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August 18, 2011updated 12 Apr 2017 4:12pm

IASB sure lease revisions will allay concerns

A senior figure at the International Accounting Standards Board (IASB) has said it is confident that a revised draft of its delayed lease accounting rule has allayed the main concerns of the leasing industry The London-based standard setter said it has tried to make its lease accounting rule, which will put leases on corporate balance sheets, simpler and less onerous and costly to comply with, in response to concerns from businesses

By Nick Huber

A senior figure at the International Accounting Standards Board (IASB) has said it is confident that a revised draft of its delayed lease accounting rule has allayed the main concerns of the leasing industry.

The IASB hopes to publish the final version sometime next year.

The London-based standard setter said it has tried to make its lease accounting rule, which will put leases on corporate balance sheets, simpler and less onerous and costly to comply with, in response to concerns from businesses.

The accounting rule is likely to come into force after 2014 or 2015, although the IASB board hasn’t made a decision on the date.

However, the IASB official, who asked to remain anonymous, has said that it may make more changes to its latest draft which is due to be published next month, depending on the response from business.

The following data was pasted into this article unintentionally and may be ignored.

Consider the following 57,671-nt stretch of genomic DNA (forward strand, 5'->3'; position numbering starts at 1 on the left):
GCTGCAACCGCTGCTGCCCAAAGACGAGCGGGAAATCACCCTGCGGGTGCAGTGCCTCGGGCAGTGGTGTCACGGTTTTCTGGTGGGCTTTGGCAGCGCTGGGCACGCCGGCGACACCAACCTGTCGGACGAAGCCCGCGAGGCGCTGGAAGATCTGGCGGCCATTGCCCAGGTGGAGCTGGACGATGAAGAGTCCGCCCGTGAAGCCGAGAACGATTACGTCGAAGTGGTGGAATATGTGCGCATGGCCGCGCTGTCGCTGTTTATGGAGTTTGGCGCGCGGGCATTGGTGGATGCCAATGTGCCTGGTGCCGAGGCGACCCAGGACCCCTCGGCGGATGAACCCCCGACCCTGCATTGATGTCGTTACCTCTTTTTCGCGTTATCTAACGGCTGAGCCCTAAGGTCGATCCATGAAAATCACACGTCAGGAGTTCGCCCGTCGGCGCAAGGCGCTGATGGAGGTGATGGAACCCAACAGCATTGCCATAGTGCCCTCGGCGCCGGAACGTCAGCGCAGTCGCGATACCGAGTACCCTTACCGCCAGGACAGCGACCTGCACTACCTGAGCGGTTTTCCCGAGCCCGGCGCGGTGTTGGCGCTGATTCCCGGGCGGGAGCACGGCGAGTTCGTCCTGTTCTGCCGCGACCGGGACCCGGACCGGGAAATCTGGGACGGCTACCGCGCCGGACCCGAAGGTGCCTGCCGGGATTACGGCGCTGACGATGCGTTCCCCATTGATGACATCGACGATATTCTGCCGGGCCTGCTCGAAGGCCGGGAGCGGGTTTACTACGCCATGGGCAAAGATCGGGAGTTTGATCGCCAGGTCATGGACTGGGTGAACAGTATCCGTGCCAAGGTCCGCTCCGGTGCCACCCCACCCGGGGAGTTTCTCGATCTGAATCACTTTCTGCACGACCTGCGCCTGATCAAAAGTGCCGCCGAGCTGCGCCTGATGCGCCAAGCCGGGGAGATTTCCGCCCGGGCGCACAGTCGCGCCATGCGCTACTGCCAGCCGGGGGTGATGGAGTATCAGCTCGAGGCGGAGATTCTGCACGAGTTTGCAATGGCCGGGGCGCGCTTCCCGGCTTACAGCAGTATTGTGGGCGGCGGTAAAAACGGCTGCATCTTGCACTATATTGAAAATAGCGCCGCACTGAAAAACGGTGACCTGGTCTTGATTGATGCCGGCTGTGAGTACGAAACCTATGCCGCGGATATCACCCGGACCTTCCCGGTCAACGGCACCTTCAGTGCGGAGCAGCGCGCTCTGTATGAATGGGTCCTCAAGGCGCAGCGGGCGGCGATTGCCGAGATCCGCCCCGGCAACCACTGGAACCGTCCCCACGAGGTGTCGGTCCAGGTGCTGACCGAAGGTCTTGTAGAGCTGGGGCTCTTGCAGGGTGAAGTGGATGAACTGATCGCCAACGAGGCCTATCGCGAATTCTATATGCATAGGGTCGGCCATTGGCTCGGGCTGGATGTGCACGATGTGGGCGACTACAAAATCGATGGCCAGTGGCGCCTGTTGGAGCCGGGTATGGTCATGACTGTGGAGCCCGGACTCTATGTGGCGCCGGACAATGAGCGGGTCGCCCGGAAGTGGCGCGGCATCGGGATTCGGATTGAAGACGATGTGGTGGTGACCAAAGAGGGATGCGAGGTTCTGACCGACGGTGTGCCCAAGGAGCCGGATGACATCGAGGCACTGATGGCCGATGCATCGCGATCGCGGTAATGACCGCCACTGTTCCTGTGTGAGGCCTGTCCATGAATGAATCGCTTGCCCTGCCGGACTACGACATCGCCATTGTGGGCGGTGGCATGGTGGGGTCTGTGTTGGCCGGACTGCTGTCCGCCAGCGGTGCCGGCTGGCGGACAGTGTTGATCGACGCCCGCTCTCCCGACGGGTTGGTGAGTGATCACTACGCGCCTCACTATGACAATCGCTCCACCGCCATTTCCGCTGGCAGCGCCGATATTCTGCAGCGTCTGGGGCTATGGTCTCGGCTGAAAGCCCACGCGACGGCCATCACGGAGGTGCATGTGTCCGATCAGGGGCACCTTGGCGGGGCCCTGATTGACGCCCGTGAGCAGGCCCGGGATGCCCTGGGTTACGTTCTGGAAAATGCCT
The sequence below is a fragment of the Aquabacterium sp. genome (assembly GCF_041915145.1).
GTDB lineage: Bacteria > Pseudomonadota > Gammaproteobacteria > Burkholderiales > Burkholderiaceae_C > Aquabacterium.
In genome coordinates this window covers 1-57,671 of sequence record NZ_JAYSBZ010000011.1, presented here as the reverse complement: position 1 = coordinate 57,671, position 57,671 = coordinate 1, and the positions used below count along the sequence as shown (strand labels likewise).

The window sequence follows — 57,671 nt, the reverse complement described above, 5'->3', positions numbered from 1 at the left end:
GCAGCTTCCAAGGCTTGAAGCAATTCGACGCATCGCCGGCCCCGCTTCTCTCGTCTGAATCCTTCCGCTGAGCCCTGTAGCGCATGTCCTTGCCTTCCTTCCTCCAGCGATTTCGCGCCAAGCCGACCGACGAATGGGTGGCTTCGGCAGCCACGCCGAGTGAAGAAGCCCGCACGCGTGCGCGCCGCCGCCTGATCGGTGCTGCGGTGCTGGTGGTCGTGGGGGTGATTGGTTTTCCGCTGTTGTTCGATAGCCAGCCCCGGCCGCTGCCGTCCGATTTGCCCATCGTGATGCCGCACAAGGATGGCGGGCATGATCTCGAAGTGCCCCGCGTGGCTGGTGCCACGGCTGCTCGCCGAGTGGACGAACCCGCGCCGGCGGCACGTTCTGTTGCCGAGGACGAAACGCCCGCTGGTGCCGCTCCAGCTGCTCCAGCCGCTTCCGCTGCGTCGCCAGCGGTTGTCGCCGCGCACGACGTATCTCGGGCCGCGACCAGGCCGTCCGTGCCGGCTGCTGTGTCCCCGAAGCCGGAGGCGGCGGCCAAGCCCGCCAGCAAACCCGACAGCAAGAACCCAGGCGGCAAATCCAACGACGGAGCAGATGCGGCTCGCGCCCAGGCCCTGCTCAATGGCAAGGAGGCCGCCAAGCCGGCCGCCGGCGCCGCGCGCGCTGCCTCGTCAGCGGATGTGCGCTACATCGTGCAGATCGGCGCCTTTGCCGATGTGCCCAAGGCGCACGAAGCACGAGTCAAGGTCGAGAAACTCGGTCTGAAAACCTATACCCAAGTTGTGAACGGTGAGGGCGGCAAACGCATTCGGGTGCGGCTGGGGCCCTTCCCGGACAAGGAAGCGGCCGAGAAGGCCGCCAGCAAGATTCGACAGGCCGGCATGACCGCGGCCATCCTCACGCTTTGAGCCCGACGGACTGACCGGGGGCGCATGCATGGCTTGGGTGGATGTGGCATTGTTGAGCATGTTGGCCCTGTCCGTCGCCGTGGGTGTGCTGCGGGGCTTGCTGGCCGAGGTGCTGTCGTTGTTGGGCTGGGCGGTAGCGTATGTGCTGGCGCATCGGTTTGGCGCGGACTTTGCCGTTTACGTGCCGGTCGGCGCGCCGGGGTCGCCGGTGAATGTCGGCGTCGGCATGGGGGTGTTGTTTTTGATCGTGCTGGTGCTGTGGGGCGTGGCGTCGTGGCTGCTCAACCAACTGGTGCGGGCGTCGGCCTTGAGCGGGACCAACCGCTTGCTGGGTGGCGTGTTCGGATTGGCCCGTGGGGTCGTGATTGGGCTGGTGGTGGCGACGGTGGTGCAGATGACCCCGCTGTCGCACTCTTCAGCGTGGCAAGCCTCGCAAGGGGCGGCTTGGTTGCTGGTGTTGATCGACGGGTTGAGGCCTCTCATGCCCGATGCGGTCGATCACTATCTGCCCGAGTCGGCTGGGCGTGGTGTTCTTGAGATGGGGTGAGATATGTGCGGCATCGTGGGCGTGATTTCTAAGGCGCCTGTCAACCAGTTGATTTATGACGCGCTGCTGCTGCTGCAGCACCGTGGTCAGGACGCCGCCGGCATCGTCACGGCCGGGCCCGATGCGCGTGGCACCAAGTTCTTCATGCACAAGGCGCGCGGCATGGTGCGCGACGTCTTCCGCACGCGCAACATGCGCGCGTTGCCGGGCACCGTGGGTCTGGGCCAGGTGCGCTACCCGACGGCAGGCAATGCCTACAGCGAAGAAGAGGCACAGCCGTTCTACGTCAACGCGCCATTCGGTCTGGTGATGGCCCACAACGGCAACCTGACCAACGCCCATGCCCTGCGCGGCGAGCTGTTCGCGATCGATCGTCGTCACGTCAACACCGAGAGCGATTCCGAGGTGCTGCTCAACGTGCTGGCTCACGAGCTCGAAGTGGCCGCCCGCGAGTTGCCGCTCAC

When the IASB published its first draft of the lease accounting standard in August 2010 it attracted nearly 800 comments – many of them critical.

Concerns included how to differentiate leases from services; complexities in considering contingent rents and estimating lease terms; and the impact of lease accounting on the income statement.

“We are publishing another exposure draft, which includes all the changes to the consultation so that people can see the changes in context and if we have left anything major out,” the IASB official told Leasing Life earlier this week. “It’s possible to make further changes.”

The final version of the accounting rule, which will put an estimated $1 trillion (€707bn) of leased assets on corporate balance sheets, was originally due to be published in June.

In April, however, the IASB and its US counterpart from the Financial Accounting Standards Board (FASB) said that it would push the deadline back to the end of this year to give them more time to get the standard right.

Although leasing industry bodies welcomed the decision to delay publication of the standard there has been some frustration in the industry about being unable to plan for the accounting rule because it hasn’t been finished.

The IASB official defended its decision to delay publishing the final rule. “If people are frustrated because [the lease accounting rule] hasn’t been completed I think they would have been more frustrated if we pulled the trigger too soon. If we went too fast there would be more frustration.”

The latest draft for lease accounting includes some significant changes, according to the IASB. Key changes include a clarified definition of lease and rental contracts and “significant” change to the accounting system for lessors, moving from a dual to a single accounting model, the IASB said in July.

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